It is important to me that my students have practice with the skill of classifying. I have not introduced the vocabulary for this yet, but will in a later lesson on process skills. Children are natural classifiers and this lesson lends itself easily to them doing this. I will be able to reference this lesson again to remind them about the practice they had with classifying when I formally teach the classification lesson at a later date.
I have the Tools not Toys Power Point up and ready.
I have very specific reasons why I use Power Points in my teaching. My school has a high number of English Language Learners. Many of the concepts we discuss in our every day world and classrooms are sometimes very foreign ideas to our ELL population. The more I visuals I can bring into my teaching while continuing to attach language to those visuals, helps my students with limited resources in understanding.
Besides adding the visuals it also, adds the benefit of offering the linear lesson on the screen for all students to see. It makes it easy to flip back and forth between screens and concepts when I need to revisit an idea.
"Ok, everyone, it is time to check our work and have some conversation about your sorting. Look up on the screen. We have a picture of one of the objects you worked with. How many of your teams put this object in the toys section?" I wait for hands to be raised. I look around the room and see that not one hand is raised. I purposely choose this object to be first, because I know that all the teams will know that this is a tool. I have a microscope sitting on my science observation table in the classroom. I am hoping the students will make the inference that since it is there, it must be a tool.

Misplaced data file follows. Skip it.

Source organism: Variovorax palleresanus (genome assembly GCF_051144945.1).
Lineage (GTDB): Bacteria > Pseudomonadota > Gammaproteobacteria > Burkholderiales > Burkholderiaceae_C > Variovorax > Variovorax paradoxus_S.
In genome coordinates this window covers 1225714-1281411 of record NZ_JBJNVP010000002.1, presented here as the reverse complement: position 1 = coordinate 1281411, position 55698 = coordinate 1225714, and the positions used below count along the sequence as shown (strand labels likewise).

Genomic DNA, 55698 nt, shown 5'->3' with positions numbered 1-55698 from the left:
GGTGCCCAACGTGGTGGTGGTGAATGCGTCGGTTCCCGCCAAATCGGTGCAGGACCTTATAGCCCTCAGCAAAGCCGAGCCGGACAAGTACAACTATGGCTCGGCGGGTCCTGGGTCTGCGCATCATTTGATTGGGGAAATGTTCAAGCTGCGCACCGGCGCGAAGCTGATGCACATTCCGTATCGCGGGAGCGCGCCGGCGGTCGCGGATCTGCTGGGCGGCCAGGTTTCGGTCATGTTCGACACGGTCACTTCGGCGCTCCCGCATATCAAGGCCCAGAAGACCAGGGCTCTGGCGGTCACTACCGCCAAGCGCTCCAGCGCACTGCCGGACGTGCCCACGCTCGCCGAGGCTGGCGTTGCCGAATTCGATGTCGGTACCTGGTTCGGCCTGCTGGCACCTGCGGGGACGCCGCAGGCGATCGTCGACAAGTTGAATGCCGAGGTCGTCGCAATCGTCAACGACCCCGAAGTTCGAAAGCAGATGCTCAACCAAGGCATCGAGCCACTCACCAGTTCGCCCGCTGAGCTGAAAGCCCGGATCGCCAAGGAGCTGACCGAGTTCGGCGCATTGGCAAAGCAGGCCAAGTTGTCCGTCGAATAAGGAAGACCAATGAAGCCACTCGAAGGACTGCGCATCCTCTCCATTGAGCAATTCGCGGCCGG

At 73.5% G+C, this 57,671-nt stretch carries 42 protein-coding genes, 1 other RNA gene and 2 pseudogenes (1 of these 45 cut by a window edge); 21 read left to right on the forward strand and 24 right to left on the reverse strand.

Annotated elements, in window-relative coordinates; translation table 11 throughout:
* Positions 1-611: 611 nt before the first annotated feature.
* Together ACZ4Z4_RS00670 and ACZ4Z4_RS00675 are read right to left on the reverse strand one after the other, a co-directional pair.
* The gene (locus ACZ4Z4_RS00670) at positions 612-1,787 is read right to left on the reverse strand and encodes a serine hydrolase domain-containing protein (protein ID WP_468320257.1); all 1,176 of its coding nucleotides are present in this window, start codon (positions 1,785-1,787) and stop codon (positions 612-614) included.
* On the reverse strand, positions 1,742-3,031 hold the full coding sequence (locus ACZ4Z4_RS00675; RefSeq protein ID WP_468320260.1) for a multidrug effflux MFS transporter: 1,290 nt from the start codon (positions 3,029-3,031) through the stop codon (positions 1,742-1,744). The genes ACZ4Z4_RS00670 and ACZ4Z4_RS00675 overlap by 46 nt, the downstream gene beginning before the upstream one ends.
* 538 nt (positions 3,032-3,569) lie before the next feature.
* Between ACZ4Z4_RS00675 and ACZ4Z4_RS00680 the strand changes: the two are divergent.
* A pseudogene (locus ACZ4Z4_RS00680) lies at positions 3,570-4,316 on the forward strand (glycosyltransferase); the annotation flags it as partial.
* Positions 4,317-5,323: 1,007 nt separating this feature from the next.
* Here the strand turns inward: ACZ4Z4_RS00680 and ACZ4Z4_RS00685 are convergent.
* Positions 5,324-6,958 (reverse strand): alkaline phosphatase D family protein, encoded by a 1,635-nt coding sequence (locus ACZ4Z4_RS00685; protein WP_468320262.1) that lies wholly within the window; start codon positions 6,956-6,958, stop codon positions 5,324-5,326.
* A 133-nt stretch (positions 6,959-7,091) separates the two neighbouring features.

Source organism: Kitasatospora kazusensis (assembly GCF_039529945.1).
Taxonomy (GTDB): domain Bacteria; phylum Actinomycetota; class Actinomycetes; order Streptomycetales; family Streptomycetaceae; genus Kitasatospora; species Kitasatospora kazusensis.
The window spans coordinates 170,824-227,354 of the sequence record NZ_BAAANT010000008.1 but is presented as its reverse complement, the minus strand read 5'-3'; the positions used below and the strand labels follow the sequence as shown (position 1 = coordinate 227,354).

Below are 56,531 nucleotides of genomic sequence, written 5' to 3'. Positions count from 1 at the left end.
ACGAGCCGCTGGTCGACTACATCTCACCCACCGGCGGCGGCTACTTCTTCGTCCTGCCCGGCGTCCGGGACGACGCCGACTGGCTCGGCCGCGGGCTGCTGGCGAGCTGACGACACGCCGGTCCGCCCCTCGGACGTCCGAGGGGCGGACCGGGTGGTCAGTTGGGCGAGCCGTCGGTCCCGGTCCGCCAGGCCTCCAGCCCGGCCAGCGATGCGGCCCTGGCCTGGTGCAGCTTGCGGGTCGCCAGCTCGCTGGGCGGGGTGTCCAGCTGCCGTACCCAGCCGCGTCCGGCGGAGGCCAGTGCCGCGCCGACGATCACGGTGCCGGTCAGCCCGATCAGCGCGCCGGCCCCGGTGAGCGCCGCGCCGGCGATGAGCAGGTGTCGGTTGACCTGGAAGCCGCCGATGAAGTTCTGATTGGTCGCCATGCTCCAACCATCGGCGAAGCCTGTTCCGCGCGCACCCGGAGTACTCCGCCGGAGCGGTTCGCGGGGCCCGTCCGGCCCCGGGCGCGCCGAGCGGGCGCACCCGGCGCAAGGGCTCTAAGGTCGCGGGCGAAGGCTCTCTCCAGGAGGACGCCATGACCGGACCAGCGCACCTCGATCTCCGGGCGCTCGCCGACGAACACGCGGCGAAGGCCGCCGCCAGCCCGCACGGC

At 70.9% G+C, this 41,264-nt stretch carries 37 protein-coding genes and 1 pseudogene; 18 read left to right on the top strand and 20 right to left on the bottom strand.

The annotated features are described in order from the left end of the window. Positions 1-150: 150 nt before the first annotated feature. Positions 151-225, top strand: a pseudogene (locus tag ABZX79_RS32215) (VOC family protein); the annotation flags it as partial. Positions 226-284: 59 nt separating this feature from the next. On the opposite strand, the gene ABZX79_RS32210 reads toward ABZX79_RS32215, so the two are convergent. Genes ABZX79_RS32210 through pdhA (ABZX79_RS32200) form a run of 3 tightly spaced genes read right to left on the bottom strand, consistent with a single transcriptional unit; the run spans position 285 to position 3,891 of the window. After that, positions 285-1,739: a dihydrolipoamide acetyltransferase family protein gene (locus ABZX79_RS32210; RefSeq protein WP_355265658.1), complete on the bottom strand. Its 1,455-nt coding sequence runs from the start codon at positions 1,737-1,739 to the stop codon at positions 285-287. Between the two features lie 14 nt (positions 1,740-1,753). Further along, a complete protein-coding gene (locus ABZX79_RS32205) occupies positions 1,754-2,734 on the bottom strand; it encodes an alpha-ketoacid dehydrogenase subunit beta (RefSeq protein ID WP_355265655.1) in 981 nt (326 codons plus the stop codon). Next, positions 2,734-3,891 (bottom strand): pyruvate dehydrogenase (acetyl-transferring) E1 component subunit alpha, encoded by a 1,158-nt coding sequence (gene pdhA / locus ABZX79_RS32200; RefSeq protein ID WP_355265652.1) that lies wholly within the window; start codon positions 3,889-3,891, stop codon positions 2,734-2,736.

"Wow!! you all said this is a tool. Good for you. You were right. Can anyone share with the class, what they believe this tool is used for?" Many children will have ideas of what this is for. I allow them time to share out their thinking.
"Alright, let's move on to the next picture....it is a...." I continue to do this through each slide. Making sure that all teams are able to share their thinking and background knowledge. When it is appropriate, I will also share with the children what a particular tool will be used for and how we might use it during our class time during the school year.
When we have been through each slide, the last slide is Bruce. I explain to the children that their motto this year, will be about Bruce. I ask them to repeat after me...."These are tools, not toys." Similar to the way Bruce explained that "fish are friends, not food." To make this extra fun and a concept the children will internalize, we make sure we use our best Bruce voice to mimic the phrase.
The discourse within the lesson after sorting the cards was fantastic. The children were able to rationalize and bring in their own connections and prior knowledge when explaining their thinking behind the sorting.
I made sure that I explained what the obvious science tools were for the students without schema in scientific tools to help them make predictions for the lesson.
Because I want to see if all my students have truly internalized the concept of tools and not toys, I have a sorting activity for them to complete individually. It is really similar to the explore activity, however, this time; I want them to complete it alone.
I pass out the Toys not Tools evaluation and explain to the children, that I would like them to do their best to work on this individually. We talk about what the word "individually" means, to remind them that I would like them to complete the task alone.
After about ten minutes, most of the children are done and I gather all the papers. I will take them home and sort through them again myself. Looking for any child who has not understood the concept. If there are any children, who did not pick up the concept, I will use this as a formative assessment to go back and reteach the concept.